Wednesday, May 30, 2007

Your Names as Ancient Filipino Texts

A friend sent me this piece on alibata or baybayin, the Philippines' ancient writing system.

In yet another demonstration of the beauty of the Internet, a few taps on my keyboard, and I found this online translator. Here's what CANVAS would look like in alibata:





I tried translating various words and found it quite fascinating. (It reminds me of the elven runes that Tolkien wrote about in Lord of the Rings.)

Try it out with your kids. It's a great way to get them introduced to or more interested in Philippine history and art.

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Teaching ABCs the alibata way
by Tina Santos
Philippine Daily Inquirer. May 13, 2007

MANILA, Philippines – Raymond Cosare initially couldn't explain his fascination with the Chinese brush.

"I was just fond of collecting it but I didn't know why," he told the Inquirer.

A psychology professor at the Far Eastern University, the 38-year-old Cosare discovered the answer about seven years ago shortly after he began working as a volunteer at Bahay Nakpil-Bautista, an old house in Quiapo, Manila that has been turned into a museum for artifacts belonging to its previous owners and members of the Katipunan.

Since 2000, Cosare has been putting his brush collection to good use by teaching children, as well as the young at heart, the art of writing the baybayin, the ancient Filipino script.

He explained that baybayin is an old Tagalog word that refers to all the letters or alphabet used in writing a language. It is taken from the root word, baybáy, meaning "to spell."

Syllabic writing system

The baybayin is a syllabic writing system, which means that each letter represents a syllable instead of just a basic sound compared to the modern alphabet. There are a total of 17 characters: three vowels and 14 consonants, but when combined with the small vowel-modifying marks called kudlít, the number of characters increases to 45, Cosare
added.

"Though it is more commonly known as alibata, it is proper to use baybayin," he stressed.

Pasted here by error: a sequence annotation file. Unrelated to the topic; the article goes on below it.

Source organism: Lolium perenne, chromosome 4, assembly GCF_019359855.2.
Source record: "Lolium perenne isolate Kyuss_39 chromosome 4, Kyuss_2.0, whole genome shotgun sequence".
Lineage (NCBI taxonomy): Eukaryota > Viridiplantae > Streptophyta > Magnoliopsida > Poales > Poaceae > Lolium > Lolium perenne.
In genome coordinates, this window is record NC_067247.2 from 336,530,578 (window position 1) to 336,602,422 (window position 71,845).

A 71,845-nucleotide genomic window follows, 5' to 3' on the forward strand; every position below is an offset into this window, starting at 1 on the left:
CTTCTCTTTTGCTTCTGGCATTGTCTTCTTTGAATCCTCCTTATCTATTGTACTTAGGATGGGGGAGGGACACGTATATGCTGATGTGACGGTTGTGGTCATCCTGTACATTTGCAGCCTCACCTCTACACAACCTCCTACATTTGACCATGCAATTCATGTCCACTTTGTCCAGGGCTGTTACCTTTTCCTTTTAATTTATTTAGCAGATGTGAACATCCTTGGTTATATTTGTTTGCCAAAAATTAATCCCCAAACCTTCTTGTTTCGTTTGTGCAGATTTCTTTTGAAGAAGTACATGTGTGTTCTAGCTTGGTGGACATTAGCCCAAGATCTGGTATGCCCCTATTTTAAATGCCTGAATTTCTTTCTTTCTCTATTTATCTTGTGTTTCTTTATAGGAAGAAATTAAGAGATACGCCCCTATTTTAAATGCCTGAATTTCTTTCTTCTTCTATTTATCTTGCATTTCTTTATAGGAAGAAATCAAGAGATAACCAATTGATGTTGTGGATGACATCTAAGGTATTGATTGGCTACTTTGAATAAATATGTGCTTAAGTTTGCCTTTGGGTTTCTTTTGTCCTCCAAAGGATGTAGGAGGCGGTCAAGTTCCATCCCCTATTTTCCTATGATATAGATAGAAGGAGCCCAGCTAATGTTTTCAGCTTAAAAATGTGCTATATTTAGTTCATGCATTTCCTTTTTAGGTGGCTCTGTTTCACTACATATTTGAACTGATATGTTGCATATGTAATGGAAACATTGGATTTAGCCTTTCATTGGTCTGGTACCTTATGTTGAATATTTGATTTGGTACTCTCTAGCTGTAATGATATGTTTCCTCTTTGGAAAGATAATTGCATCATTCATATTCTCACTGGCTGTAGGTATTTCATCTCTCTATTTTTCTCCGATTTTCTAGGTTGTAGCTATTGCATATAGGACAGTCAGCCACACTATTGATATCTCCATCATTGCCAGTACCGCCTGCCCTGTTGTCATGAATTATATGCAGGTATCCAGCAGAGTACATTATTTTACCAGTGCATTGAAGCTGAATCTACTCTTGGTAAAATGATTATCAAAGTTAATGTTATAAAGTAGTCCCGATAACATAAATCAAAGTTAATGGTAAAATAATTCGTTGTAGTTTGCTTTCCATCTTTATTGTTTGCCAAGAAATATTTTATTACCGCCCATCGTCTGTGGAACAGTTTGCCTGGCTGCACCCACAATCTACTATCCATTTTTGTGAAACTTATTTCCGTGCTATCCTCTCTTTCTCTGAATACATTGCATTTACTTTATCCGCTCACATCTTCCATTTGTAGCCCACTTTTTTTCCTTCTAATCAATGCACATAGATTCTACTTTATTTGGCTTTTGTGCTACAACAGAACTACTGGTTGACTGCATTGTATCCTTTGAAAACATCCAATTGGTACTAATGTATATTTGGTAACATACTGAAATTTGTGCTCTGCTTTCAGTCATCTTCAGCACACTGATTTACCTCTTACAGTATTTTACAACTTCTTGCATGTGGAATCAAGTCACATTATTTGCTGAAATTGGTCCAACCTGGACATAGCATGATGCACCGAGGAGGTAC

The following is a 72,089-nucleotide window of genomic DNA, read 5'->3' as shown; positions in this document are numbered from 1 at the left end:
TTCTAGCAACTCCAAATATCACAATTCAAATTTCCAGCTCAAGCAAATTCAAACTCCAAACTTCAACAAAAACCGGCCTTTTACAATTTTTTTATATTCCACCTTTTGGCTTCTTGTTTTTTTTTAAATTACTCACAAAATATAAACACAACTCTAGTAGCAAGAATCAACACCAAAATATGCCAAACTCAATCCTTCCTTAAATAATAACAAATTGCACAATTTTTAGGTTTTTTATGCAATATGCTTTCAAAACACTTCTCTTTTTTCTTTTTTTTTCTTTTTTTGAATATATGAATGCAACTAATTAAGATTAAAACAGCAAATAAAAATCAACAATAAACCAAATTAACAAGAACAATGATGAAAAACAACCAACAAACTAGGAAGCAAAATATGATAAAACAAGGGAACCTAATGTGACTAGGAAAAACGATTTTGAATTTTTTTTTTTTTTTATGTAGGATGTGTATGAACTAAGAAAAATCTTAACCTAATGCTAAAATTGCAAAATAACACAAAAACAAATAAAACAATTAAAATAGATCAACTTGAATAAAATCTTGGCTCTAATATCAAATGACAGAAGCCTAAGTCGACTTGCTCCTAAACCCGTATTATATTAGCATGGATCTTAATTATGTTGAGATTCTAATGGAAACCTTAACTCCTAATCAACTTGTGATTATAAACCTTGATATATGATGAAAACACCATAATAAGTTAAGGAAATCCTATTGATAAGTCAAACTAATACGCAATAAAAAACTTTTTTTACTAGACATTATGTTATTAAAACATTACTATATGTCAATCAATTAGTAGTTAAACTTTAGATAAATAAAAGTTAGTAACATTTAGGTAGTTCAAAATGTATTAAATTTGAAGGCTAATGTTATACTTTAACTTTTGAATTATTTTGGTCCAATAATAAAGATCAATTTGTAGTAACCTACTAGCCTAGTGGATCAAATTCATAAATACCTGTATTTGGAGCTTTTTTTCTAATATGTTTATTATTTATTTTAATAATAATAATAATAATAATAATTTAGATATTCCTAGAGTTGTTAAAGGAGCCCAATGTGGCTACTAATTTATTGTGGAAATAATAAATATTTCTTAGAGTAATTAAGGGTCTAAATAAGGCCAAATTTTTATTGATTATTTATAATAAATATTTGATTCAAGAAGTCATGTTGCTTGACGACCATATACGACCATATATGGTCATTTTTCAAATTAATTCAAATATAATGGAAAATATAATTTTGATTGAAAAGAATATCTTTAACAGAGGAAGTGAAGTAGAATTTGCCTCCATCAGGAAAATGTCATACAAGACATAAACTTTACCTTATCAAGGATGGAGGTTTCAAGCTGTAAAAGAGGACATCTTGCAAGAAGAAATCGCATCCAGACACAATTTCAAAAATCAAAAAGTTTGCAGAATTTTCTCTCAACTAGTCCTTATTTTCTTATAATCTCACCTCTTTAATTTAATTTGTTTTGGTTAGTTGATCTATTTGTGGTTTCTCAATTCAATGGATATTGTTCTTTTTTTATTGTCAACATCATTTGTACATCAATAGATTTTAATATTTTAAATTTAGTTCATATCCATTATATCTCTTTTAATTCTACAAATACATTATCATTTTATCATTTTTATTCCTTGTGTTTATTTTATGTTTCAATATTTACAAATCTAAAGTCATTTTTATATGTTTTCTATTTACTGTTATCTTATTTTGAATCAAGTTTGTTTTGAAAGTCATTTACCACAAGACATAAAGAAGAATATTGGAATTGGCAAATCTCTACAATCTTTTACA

He explained that alibata was the term introduced in the early 1900s by Paul Versoza of the University of Manila. He said Versoza claimed that the term was coined from alif, ba and ta, the first three letters of the Maguindanao arrangement of the Arabic letters.

These days, while his students are on their summer break, Cosare is busy holding "baybayin classes" for curious guests who drop by Bahay Nakpil-Bautista.

His students include children and their mothers as well as local and foreign tourists, he said.

Each class, which lasts about an hour and a half, begins with Cosare talking about the history of baybayin.

"It's very informal because I don't want them to get bored, especially if it's the kids I'm talking to," he added.

But the real magic begins as soon as Cosare's eager students sit on the wooden floor of the ancient house to write their names in baybayin using a brush, paper, ink or paint.

"They write awkwardly at first but little by little, they develop confidence until their handwriting flows, and the curls they draw become so natural it's as if they've known how to do this before," he said of his students.

According to Cosare, he first encountered baybayin when he was in second year high school.

"Our Filipino teacher wrote the baybayin characters on the blackboard but she did not explain it, she just told us to copy what she was writing on the board," he said. He added that he quickly became interested in learning how to write the characters, even using these
to write letters and journals.

"I mastered baybayin because I used it to hide my deepest thoughts in my journal—my way of protecting it from my nosy siblings," he said with a laugh. "At least, they wouldn't understand what these characters stood for."

But with no one to share his newfound interest with, Cosare put aside baybayin when he got to college.

Then one day, Teresita Obusan, the ebullient curator of Bahay Nakpil-Bautista, showed him material that featured seemingly intimidating characters.

"She asked me to practice writing it and use those characters in writing 'Merry Christmas' on cards she was about to send her friends. She was surprised because I finished faster than she thought I would. That's when I told her that I've been writing baybayin since high school," Cosare recalled.